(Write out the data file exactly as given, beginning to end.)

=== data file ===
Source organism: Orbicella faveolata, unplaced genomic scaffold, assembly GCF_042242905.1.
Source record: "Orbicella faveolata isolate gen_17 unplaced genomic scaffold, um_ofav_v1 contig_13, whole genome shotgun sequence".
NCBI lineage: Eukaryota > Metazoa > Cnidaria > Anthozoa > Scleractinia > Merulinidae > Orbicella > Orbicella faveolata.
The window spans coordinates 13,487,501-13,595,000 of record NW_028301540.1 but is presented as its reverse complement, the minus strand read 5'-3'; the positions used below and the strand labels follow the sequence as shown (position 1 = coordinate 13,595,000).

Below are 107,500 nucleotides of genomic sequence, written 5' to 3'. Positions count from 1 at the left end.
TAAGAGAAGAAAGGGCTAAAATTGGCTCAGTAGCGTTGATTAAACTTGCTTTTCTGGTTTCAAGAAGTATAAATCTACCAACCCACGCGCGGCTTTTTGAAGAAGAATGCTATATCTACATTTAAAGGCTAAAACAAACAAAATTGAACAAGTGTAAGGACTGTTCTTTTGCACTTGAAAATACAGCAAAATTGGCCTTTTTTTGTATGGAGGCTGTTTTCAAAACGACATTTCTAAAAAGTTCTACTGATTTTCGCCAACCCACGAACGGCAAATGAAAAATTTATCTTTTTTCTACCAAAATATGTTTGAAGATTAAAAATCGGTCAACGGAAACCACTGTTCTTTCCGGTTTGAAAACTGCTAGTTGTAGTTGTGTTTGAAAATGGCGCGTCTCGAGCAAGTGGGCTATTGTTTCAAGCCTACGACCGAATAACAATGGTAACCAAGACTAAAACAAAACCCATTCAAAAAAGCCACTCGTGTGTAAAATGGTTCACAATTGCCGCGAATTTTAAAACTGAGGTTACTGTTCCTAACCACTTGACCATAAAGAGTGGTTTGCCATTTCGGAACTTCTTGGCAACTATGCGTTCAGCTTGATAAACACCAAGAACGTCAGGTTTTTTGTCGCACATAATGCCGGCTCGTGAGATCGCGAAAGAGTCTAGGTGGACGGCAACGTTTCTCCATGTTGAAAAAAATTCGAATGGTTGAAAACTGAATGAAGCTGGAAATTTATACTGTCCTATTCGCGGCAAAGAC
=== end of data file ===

Source organism: Orbicella faveolata, unplaced genomic scaffold, assembly GCF_042242905.1.
Source record: "Orbicella faveolata isolate gen_17 unplaced genomic scaffold, um_ofav_v1 contig_13, whole genome shotgun sequence".
NCBI lineage: Eukaryota > Metazoa > Cnidaria > Anthozoa > Scleractinia > Merulinidae > Orbicella > Orbicella faveolata.
The window spans coordinates 13,487,501-13,595,000 of record NW_028301540.1 but is presented as its reverse complement, the minus strand read 5'-3'; the positions used below and the strand labels follow the sequence as shown (position 1 = coordinate 13,595,000).

Below are 107,500 nucleotides of genomic sequence, written 5' to 3'. Positions count from 1 at the left end.
TAAGAGAAGAAAGGGCTAAAATTGGCTCAGTAGCGTTGATTAAACTTGCTTTTCTGGTTTCAAGAAGTATAAATCTACCAACCCACGCGCGGCTTTTTGAAGAAGAATGCTATATCTACATTTAAAGGCTAAAACAAACAAAATTGAACAAGTGTAAGGACTGTTCTTTTGCACTTGAAAATACAGCAAAATTGGCCTTTTTTTGTATGGAGGCTGTTTTCAAAACGACATTTCTAAAAAGTTCTACTGATTTTCGCCAACCCACGAACGGCAAATGAAAAATTTATCTTTTTTCTACCAAAATATGTTTGAAGATTAAAAATCGGTCAACGGAAACCACTGTTCTTTCCGGTTTGAAAACTGCTAGTTGTAGTTGTGTTTGAAAATGGCGCGTCTCGAGCAAGTGGGCTATTGTTTCAAGCCTACGACCGAATAACAATGGTAACCAAGACTAAAACAAAACCCATTCAAAAAAGCCACTCGTGTGTAAAATGGTTCACAATTGCCGCGAATTTTAAAACTGAGGTTACTGTTCCTAACCACTTGACCATAAAGAGTGGTTTGCCATTTCGGAACTTCTTGGCAACTATGCGTTCAGCTTGATAAACACCAAGAACGTCAGGTTTTTTGTCGCACATAATGCCGGCTCGTGAGATCGCGAAAGAGTCTAGGTGGACGGCAACGTTTCTCCATGTTGAAAAAAATTCGAATGGTTGAAAACTGAATGAAGCTGGAAATTTATACTGTCCTATTCGCGGCAAAGAC